Column: Do you even know how to adult?


Commentary by Curtis Honeycutt

I need to go to the dentist. I got my six-month appointment reminder a few months ago and promptly canceled.

“Would you like to reschedule?” asked the receptionist.

“No,” I replied. “I’ll get back to you.”

It’s not that I wanted to quit the dentist or anything, but balancing a new job, young kids and house maintenance is tough work. Adulting is hard.

During the past 10 years, the word “adult” has been verbified. And, before you blame the hypothetical 26-year-old self-described “emerging adult” who lives in his parents’ basement, you have to consider the parents’ role in all of this. Parents of millennials have practically turned coddling into a competitive sport. I’m not surprised that 24 percent of 25 to 34-year-olds in the U.S. now live at home (Pew Research Center).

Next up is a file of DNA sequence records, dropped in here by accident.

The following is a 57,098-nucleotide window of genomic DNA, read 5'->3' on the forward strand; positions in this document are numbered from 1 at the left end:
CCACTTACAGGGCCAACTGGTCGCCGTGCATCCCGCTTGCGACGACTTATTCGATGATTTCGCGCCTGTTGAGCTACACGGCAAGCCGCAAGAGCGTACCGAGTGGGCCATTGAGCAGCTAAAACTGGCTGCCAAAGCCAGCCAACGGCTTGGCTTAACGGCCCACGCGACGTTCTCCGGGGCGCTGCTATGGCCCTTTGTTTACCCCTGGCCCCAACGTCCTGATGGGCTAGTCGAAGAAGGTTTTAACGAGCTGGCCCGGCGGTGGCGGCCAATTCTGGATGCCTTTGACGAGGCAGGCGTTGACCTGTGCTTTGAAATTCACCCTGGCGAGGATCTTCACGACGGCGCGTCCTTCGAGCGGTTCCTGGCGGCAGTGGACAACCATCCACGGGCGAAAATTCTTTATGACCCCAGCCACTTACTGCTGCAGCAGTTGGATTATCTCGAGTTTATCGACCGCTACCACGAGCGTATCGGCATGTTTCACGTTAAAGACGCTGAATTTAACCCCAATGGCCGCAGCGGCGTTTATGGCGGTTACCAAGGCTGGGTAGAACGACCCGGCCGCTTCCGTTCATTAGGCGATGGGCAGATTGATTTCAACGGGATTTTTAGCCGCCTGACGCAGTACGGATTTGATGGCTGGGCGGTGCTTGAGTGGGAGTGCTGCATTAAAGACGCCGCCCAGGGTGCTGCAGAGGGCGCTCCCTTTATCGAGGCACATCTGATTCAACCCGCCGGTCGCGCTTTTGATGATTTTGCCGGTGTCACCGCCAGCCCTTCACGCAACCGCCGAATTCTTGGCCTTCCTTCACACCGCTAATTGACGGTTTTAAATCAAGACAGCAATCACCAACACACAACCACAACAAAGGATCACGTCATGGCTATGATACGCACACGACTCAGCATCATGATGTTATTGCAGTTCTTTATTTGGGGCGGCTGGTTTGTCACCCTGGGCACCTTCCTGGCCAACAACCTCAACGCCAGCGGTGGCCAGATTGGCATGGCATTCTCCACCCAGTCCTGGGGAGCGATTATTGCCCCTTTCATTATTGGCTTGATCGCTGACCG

Adulting (which shouldn’t be used as a serious word) means to engage in adult-like behavior or activities. These things include (but are certainly not limited to) ironing your clothes, going to the dentist, eating vegetables and paying for your own insurance (instead of staying on mom and dad’s plan).

After my freshman year of college while I was away at a summer internship, my parents actually sold my bed in a not-so-subtle way of telling me it was time to move out. I’m thankful they did.

Depending on its usage, adulting can be used jokingly by a well-adjusted person in their 20s or 30s to refer to mundane daily tasks associated with normal life. Alternately, the term gets used unironically by (technically) adults who are waiting for someone to come and hand them their dream job.

Don’t blame the economy. If you can’t find a job, make one. Sorry to bring the Dr. Phil tough love here, but it’s time to get out of the sweatpants and Crocs and create the opportunity you’re waiting for.

You can adult. I believe in you. If you’re a parent whose man-child needs to read this, pin it to his clothes you set out for him this morning. Do this only after you have read it yourself. It’s time to empower people who are living in a constant state of “adultolescence” instead of enabling them from moving forward. Maybe then we can stop using adult as a verb and start actually being adults.